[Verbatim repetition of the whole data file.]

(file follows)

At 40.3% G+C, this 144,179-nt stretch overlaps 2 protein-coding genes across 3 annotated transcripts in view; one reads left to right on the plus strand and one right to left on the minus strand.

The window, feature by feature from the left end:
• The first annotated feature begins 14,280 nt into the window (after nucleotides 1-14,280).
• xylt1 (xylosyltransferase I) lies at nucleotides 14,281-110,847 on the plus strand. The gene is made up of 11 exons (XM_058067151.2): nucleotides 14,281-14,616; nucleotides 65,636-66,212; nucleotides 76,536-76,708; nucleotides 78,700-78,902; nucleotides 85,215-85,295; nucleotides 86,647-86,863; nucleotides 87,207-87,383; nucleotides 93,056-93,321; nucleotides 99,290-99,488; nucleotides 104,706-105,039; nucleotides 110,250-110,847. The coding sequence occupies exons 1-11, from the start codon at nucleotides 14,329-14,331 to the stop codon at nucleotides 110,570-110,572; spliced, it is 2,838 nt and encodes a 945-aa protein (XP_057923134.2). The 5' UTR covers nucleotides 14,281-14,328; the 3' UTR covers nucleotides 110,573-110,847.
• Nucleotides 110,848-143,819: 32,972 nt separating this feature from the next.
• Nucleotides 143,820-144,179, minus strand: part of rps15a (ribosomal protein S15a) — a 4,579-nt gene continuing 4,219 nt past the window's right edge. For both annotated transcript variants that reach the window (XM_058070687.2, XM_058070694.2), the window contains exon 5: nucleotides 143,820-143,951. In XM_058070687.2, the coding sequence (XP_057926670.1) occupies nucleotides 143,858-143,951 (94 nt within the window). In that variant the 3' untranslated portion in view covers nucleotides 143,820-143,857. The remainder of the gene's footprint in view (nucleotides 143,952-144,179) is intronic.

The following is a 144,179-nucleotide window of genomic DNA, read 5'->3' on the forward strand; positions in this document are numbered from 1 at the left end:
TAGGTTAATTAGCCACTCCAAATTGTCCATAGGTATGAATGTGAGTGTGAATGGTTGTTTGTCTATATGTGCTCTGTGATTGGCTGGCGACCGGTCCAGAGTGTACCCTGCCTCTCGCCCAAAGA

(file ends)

At 40.3% G+C, this 144,179-nt stretch overlaps 2 protein-coding genes across 3 annotated transcripts in view; one reads left to right on the plus strand and one right to left on the minus strand.

The window, feature by feature from the left end:
• The first annotated feature begins 14,280 nt into the window (after nucleotides 1-14,280).
• xylt1 (xylosyltransferase I) lies at nucleotides 14,281-110,847 on the plus strand. The gene is made up of 11 exons (XM_058067151.2): nucleotides 14,281-14,616; nucleotides 65,636-66,212; nucleotides 76,536-76,708; nucleotides 78,700-78,902; nucleotides 85,215-85,295; nucleotides 86,647-86,863; nucleotides 87,207-87,383; nucleotides 93,056-93,321; nucleotides 99,290-99,488; nucleotides 104,706-105,039; nucleotides 110,250-110,847. The coding sequence occupies exons 1-11, from the start codon at nucleotides 14,329-14,331 to the stop codon at nucleotides 110,570-110,572; spliced, it is 2,838 nt and encodes a 945-aa protein (XP_057923134.2). The 5' UTR covers nucleotides 14,281-14,328; the 3' UTR covers nucleotides 110,573-110,847.
• Nucleotides 110,848-143,819: 32,972 nt separating this feature from the next.
• Nucleotides 143,820-144,179, minus strand: part of rps15a (ribosomal protein S15a) — a 4,579-nt gene continuing 4,219 nt past the window's right edge. For both annotated transcript variants that reach the window (XM_058070687.2, XM_058070694.2), the window contains exon 5: nucleotides 143,820-143,951. In XM_058070687.2, the coding sequence (XP_057926670.1) occupies nucleotides 143,858-143,951 (94 nt within the window). In that variant the 3' untranslated portion in view covers nucleotides 143,820-143,857. The remainder of the gene's footprint in view (nucleotides 143,952-144,179) is intronic.

The following is a 144,179-nucleotide window of genomic DNA, read 5'->3' on the forward strand; positions in this document are numbered from 1 at the left end:
TAGGTTAATTAGCCACTCCAAATTGTCCATAGGTATGAATGTGAGTGTGAATGGTTGTTTGTCTATATGTGCTCTGTGATTGGCTGGCGACCGGTCCAGAGTGTACCCTGCCTCTCGCCCAAAGA